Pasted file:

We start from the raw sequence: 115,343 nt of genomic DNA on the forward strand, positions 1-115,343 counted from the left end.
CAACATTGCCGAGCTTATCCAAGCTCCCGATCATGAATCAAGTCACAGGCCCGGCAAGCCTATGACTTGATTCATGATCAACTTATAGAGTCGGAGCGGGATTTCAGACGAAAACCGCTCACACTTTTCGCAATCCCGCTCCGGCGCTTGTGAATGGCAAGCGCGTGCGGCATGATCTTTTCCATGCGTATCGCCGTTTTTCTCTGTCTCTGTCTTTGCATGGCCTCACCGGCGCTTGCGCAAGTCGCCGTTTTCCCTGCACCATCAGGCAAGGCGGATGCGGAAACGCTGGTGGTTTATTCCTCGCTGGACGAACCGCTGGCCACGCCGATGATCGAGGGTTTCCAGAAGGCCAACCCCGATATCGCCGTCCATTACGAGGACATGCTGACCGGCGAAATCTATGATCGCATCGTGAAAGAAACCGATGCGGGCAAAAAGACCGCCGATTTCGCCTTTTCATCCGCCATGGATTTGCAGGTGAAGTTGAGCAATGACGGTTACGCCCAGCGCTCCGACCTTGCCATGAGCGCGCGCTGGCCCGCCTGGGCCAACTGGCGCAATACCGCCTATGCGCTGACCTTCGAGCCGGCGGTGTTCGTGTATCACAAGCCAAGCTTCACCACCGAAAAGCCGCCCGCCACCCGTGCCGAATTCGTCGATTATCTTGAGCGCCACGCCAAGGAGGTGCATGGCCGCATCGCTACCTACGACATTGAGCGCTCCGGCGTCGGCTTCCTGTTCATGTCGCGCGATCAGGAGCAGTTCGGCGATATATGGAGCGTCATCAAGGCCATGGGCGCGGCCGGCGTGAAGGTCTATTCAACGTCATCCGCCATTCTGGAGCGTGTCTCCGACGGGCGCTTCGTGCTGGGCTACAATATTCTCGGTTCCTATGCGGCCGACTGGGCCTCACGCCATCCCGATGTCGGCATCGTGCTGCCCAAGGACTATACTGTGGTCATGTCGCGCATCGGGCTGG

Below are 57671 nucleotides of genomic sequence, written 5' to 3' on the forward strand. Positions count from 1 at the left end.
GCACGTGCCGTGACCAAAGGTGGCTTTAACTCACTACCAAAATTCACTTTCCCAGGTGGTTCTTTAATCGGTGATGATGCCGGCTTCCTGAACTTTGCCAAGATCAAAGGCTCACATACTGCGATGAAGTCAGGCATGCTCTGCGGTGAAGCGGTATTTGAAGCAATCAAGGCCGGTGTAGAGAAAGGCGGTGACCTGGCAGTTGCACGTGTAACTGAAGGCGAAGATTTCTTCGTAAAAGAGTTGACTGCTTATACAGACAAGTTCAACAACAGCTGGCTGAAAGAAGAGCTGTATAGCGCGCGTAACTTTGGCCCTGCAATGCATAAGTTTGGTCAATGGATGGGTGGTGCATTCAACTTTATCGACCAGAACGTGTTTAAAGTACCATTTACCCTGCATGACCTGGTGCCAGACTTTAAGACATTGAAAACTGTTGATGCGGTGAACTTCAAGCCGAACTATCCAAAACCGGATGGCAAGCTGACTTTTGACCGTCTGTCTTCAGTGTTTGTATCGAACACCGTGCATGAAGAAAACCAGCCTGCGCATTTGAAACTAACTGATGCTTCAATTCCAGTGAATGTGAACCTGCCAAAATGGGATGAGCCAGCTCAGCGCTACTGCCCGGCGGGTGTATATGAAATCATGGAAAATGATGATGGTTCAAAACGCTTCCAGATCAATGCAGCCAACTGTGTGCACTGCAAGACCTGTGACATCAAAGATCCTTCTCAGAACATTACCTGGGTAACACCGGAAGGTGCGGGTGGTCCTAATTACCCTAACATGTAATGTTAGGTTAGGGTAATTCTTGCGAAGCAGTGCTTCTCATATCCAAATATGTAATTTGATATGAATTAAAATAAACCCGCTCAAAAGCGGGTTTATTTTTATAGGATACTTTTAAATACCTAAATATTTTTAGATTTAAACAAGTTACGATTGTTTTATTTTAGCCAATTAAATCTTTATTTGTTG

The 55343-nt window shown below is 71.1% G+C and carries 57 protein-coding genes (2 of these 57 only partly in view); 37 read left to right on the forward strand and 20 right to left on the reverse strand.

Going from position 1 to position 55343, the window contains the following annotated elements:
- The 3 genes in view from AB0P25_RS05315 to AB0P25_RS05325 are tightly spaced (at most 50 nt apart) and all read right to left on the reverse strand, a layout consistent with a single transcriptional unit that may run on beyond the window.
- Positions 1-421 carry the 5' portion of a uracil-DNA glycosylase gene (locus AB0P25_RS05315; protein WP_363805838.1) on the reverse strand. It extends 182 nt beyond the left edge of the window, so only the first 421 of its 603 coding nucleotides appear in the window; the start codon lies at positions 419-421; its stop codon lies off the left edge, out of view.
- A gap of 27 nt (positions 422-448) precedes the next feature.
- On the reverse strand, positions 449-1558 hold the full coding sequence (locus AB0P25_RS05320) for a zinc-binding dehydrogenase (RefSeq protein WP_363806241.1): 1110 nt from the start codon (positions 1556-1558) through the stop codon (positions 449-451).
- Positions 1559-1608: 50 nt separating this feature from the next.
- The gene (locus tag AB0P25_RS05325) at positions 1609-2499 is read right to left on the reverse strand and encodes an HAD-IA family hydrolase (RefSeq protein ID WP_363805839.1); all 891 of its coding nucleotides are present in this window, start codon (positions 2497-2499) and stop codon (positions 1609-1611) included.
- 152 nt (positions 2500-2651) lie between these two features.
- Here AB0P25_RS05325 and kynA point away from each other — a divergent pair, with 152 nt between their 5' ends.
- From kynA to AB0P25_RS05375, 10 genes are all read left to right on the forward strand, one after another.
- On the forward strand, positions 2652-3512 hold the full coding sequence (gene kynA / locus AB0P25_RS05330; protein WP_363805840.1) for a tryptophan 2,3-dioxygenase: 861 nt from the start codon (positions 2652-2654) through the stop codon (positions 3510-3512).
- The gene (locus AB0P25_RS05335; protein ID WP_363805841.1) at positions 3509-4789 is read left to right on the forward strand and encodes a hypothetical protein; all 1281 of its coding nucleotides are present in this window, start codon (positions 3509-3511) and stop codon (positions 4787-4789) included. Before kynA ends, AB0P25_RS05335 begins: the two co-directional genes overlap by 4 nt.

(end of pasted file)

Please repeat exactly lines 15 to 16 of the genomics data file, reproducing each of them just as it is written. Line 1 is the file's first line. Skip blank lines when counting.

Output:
- From kynA to AB0P25_RS05375, 10 genes are all read left to right on the forward strand, one after another.
- On the forward strand, positions 2652-3512 hold the full coding sequence (gene kynA / locus AB0P25_RS05330; protein WP_363805840.1) for a tryptophan 2,3-dioxygenase: 861 nt from the start codon (positions 2652-2654) through the stop codon (positions 3510-3512).